What’s the problem with Nigerian ports?

Nov 11, 2022|Noelle Okwedy
This article was first published on the 29th of June, 2018. It was last updated on the 11th of November, 2022.

For a country trying to diversify its exports and foreign exchange earnings, Nigeria’s seaports are seriously deficient.

How many ports are in Nigeria?

According to the Nigerian Ports Authority (NPA), the country has six seaports: Apapa and Tin Can in Lagos, the Onne and Port-Harcourt ports in Rivers State, the Warri Port, and the Calabar Port. If we include the Lekki Deep Sea Port completed in November 2022, this makes it seven. But, by many accounts, only the Lagos ports operate anywhere near full capacity.

List of Nigerian ports and their locations

Apapa Quays

Established in 1913, the Apapa Quays is Nigeria's first and largest Port. The Nigerian Ports Authority oversaw its construction and has since been the country's main seaport. The Port is accessible to all types of transportation and is reputable for its impressive handling of heavy goods.

Tin Can Port 

Located in Lagos and 7 kilometres northwest of Apapa Quays, the Tin Can Port facilitates international goods' movement. The current Tin Can Port is a merger of what used to be the Roro and Tin Can Island Ports. It is the second largest Port in Nigeria after Apapa Quays.

Lekki Deep Sea Port

Lekki Port is a recently completed multi-purpose, deep-sea port in the Lagos Free Zone. It is the largest seaport in Nigeria and one of the biggest in West Africa, with double the depth of the Apapa port. It can take 2.5 million TEUs (twenty-foot equivalent units, i.e. 20-foot long containers) compared to Apapa port’s 650,000 TEUs.

Onne Port

Onne Port is another major seaport in Nigeria. In addition, it is in one of the world's largest oil and gas-free zones, making it the go-to Port for supporting oil and gas production and operations in Nigeria.

Port Harcourt Port

With a quay length of 1259 metres, Port Harcourt Port makes it to the list as another centre port in Nigeria. It is located in the Niger Delta and has 16 mass oil storage tanks with a capacity of 3,048 tonnes. The Port Harcourt Port is unique because it is in one of the world's largest unrefined petroleum locations. Also, it serves multiple ports, providing pilotage and towage services, and acting as the 'mother port' to a few jetties.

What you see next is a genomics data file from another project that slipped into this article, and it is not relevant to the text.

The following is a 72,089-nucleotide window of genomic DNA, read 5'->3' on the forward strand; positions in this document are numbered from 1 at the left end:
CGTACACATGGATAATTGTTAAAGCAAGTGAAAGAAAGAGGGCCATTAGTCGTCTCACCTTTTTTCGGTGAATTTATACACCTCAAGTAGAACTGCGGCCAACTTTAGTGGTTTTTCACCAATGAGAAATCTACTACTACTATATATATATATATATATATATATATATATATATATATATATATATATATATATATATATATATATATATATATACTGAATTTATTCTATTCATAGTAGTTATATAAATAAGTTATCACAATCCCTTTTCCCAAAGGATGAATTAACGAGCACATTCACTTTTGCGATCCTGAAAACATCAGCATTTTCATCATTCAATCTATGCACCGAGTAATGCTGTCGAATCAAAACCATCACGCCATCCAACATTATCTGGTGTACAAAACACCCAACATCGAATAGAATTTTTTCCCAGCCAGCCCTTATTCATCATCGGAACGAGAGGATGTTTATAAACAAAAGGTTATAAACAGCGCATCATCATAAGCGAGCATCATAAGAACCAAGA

Calabar Port Complex

Before the Nigerian government took over its operations in 1969, the Calabar Port functioned as a historic trade centre for the Eastern and Northern Nigerian states with foreign countries before and during the colonial years. The Port is mainly used for transporting petroleum products from Calabar and Akwa-Ibom.

Warri Port 

The Warri Port was specifically created to transport cargo over short distances to places like Anambra, Imo, Delta, Edo, etc. It is renowned for its swift identification, documentation, and great cargo delivery.

The problems with Nigerian ports

The Apapa and Tin Can Ports account for 70% of imports on average. NPA data shows that the Onne port handled about 80% of Nigeria’s export cargo between 2012 and 2017–but this is because the Onne port is located in an Oil & Gas Free Zone and most of Nigeria’s exports are oil & gas products. Thus, the dispersion of imports across the ports paints a fairer picture of the performance of each one.

Insecurity and structural issues of Nigerian ports

A quick visit to the Port Harcourt port would reveal a surprising level of inactivity. A few people are milling about, but most of them are security personnel, one of whom disclosed that the number of ships docking at the port had decreased over the years. In the past, ships waited for days for space to dock, but now, there are days when no vessels dock at all.